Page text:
QUESTION: In your paper you note that the relationship between China and Zimbabwe has generated particular controversy given Zimbabwe’s domestic politics and the international reaction to them. Are concerns over Zimbabwe’s recourse to China for economic and diplomatic support as a means to resist condemnation of its domestic policies justified?

Alao: Of course this will be a matter of opinion. I think it is not justified. In my opinion, Zimbabwe should address the fundamental problem of governance that is currently confronting the country. The support from China, which is now drying up, will not save the government in the long run.

QUESTION: Zimbabwe’s economy is unstable, economic policy remains unpredictable, and FDI has not picked up as the government would have hoped. To what extent do you believe that financial assistance from China, such as the recently contracted external loan with Export-Import Bank of China for telecommunication network expansion, help alleviate the country’s fiscal woes?

Alao: As things are, Zimbabwe’s economy is not likely to recover as a result of any short therapy. China’s selective assistance is not likely to get the country out of its fiscal woes. The extent of the problem is beyond any Fire-brigade assistance.

QUESTION: Your paper illustrates the extensive involvement of China in Zimbabwe, from economic and commercial links, diplomatic relations, to the at times controversial military and security ties between the two countries. How has this involvement impacted on Zimbabwe’s domestic politics?

Alao: It has impacted on the domestic politics in a way, as it has given the government a sense of confidence that it can survive any sanction or opposition from the West. It has also given the Mugabe administration the confidence that no major criticism will come from the United Nations’ Security Council as a result of China’s veto.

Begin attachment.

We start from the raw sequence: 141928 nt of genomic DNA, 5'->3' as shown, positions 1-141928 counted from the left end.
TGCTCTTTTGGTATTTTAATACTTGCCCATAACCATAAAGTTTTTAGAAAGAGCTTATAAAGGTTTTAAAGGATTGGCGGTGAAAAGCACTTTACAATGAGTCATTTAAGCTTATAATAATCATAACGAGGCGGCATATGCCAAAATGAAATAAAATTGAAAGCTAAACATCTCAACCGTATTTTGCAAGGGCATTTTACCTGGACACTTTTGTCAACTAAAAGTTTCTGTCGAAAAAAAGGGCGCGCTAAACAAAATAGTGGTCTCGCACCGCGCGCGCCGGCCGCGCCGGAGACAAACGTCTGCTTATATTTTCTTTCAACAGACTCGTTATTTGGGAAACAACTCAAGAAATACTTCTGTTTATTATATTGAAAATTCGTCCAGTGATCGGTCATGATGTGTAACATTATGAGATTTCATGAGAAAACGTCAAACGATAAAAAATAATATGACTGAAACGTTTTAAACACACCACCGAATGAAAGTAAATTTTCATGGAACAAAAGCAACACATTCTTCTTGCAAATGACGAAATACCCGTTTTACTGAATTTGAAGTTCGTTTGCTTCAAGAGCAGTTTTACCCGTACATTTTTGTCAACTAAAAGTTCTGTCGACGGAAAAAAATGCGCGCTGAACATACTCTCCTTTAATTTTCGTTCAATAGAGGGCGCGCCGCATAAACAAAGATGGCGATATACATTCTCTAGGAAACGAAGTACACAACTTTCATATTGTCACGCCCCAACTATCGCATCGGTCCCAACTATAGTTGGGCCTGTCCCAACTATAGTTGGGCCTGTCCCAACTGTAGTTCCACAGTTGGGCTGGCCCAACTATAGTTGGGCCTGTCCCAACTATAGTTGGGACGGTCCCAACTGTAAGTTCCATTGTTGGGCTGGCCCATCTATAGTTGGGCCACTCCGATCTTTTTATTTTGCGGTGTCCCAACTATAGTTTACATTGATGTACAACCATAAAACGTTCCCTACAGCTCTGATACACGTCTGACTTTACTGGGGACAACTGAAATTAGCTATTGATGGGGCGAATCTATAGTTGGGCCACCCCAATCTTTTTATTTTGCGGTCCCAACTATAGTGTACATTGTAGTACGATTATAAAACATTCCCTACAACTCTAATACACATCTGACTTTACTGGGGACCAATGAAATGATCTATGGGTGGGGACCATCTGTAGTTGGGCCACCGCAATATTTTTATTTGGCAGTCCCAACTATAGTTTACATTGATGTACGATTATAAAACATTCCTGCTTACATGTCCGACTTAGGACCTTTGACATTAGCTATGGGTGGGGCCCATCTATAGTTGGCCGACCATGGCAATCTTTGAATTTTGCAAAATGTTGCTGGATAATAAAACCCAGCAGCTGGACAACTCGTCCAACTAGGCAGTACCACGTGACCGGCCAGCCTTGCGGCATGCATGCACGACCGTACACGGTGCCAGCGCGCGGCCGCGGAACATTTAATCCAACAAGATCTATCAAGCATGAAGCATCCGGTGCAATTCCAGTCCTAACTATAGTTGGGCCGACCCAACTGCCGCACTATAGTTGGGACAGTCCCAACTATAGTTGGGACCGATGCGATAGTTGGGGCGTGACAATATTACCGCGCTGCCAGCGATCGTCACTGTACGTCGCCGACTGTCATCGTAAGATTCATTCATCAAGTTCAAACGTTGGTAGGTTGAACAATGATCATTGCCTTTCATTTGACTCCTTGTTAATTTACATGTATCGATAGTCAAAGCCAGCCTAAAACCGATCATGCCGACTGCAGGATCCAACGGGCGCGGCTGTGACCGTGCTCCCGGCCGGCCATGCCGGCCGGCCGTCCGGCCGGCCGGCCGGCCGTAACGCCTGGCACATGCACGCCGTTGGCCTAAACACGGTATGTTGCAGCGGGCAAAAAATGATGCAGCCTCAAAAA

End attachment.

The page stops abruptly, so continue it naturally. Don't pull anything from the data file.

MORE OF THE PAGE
QUESTION: You mention the little known role China played in ensuring that an agreement was signed between the Mugabe government and the opposition Movement for Democratic Change (MDC) in 2008. Are there opportunities for China to continue to play a positive role in assisting the Zimbabwean policymakers to promote development in their country?

Alao: In theory, China can still play this role, but in practice, the extent to which the Mugabe government would be receptive to any such attempt to reach an agreement with MDC has reduced significantly, especially now that the ZANU-PF government can rule without bringing in the MDC.

QUESTION: You note that most Zimbabweans find it difficult to be indifferent to China. Are the negative views on the impact of Chinese businesses on employment, the economy and commercial relations justified?

Alao: I believe that it is justified. The extent to which Chinese people in Zimbabwe, as indeed, many African countries violate human rights and flood market with low quality goods call for disquiet.

On 9 December 2014, SAIIA hosted a media briefing to discuss the second aspect of the research, focussing particularly on China’s Changing Relationship with South Africa from establishing official ties in 1998 to FOCAC 2015 based on research completed in 2014. For more information, click here.

7 Dec 2014